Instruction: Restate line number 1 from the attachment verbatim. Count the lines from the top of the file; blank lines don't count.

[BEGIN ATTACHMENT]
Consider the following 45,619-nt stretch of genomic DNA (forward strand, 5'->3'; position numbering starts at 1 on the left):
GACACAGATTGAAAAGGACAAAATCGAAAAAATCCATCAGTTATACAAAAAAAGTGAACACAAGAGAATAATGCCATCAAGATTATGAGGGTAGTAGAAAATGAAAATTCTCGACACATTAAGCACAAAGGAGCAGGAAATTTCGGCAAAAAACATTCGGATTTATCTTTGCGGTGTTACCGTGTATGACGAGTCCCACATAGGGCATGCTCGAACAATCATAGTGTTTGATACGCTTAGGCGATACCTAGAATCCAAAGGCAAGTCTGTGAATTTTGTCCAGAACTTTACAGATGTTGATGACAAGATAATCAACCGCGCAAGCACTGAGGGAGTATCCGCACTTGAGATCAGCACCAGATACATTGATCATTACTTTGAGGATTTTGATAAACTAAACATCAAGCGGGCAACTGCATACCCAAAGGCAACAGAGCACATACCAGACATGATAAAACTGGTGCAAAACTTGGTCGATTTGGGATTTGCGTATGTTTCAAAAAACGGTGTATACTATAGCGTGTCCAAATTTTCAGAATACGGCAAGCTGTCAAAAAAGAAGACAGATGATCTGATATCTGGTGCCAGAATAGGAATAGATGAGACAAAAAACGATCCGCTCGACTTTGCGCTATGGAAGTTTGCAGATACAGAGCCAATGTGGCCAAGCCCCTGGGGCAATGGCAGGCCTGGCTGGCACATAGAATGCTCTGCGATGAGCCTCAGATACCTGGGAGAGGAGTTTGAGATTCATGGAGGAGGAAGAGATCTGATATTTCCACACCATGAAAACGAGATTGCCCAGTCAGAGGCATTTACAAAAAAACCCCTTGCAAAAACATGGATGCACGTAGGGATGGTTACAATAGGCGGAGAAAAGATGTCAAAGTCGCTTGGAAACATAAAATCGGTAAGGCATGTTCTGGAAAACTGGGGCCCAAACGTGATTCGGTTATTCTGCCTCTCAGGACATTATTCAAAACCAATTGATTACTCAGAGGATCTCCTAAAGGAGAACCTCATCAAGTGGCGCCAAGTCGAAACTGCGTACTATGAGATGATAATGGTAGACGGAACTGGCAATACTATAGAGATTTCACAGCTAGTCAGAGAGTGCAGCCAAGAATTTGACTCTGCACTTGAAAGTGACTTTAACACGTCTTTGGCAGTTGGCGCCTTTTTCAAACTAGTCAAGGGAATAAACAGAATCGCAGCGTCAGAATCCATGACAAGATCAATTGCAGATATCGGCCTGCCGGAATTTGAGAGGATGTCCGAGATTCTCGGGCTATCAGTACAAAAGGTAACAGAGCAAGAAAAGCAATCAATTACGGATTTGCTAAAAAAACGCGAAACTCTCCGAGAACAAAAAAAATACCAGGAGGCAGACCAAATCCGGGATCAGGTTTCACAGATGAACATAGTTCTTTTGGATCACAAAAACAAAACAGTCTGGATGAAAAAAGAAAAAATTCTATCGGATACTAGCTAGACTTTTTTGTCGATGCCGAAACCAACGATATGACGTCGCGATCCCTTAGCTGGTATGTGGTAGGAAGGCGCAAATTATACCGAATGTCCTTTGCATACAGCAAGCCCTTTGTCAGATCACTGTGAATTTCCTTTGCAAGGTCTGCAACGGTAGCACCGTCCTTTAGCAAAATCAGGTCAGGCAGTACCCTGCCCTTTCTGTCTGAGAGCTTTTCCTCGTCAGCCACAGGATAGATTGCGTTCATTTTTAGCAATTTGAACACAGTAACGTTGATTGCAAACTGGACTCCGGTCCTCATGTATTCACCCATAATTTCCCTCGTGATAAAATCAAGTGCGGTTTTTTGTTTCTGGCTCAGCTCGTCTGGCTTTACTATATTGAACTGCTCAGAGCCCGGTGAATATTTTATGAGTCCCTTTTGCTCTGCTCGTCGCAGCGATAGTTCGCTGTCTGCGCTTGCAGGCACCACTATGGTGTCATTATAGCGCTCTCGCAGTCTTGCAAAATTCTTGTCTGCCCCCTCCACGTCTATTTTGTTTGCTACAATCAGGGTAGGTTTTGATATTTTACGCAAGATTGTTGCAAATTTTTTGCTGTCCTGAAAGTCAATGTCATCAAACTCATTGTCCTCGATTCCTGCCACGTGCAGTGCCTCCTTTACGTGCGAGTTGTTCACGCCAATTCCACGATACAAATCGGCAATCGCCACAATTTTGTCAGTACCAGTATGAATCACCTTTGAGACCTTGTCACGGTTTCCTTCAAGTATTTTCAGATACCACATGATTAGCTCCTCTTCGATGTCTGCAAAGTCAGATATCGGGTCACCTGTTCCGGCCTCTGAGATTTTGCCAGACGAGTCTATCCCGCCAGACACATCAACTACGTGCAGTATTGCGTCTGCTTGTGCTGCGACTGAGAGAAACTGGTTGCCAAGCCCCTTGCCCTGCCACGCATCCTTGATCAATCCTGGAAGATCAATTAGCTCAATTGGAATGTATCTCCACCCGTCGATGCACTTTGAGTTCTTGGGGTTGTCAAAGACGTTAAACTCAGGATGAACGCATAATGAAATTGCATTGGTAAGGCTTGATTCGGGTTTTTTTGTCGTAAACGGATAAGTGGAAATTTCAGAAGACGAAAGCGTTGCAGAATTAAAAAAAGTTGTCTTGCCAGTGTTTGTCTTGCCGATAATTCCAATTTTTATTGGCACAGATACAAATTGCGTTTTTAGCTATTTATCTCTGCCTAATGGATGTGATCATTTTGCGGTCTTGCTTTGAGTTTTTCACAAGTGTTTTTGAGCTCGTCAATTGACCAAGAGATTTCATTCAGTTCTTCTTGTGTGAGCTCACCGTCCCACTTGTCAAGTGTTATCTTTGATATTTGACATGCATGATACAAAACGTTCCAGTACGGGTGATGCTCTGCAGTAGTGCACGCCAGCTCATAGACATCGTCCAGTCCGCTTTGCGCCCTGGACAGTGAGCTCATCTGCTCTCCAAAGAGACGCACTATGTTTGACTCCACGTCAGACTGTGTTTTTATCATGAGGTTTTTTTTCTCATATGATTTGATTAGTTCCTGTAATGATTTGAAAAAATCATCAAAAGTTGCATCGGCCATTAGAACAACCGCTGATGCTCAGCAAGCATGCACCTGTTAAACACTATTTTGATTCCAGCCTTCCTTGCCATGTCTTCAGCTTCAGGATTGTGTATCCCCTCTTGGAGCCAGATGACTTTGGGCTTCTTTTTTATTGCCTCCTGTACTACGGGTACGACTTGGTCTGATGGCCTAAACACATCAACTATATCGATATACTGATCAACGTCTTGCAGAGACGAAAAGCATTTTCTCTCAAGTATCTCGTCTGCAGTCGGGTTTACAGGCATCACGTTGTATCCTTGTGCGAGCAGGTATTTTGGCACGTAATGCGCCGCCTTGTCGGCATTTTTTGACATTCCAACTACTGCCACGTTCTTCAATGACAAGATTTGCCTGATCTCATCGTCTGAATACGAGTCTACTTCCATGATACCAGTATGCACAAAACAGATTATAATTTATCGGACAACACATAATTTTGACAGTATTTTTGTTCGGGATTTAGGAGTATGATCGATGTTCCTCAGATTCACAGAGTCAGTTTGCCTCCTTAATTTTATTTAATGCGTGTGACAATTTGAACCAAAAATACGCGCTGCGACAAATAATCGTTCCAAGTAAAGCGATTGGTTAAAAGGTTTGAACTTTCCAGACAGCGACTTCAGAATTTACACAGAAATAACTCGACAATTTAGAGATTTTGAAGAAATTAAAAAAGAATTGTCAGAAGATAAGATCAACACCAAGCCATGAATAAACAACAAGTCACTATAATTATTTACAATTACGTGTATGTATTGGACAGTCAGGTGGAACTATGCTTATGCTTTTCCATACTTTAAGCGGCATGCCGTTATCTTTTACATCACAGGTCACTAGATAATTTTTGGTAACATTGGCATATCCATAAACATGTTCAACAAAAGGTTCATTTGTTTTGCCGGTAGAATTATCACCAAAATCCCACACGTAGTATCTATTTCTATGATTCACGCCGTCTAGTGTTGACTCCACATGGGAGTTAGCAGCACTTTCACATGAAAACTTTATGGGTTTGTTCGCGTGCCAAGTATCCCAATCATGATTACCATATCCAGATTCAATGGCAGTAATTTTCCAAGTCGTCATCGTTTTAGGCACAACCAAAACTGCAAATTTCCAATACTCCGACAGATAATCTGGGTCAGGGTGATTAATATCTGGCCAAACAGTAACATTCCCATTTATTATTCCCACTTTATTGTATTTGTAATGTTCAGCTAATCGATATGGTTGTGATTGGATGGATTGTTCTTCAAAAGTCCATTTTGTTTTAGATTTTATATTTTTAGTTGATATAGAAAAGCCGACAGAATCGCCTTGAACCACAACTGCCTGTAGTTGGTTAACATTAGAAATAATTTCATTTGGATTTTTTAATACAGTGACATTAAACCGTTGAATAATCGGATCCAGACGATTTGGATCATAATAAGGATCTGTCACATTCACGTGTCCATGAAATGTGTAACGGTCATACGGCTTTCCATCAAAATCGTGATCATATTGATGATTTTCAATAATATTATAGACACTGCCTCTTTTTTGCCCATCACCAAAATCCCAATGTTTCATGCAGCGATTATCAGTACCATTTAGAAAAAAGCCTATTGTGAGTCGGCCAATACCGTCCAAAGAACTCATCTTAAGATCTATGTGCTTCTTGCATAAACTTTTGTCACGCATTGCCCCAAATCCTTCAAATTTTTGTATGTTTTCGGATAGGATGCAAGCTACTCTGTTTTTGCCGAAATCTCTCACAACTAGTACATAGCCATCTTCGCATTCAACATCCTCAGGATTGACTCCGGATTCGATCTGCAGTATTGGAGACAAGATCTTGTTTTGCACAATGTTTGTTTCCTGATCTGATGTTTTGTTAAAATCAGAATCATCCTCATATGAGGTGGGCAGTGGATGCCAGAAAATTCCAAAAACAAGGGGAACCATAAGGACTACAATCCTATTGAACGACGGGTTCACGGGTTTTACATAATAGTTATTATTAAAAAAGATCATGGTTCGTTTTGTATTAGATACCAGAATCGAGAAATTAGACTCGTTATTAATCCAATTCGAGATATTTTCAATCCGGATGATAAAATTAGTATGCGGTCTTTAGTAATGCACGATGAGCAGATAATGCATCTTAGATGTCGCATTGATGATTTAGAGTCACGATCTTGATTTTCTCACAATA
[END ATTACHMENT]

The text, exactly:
Consider the following 45,619-nt stretch of genomic DNA (forward strand, 5'->3'; position numbering starts at 1 on the left):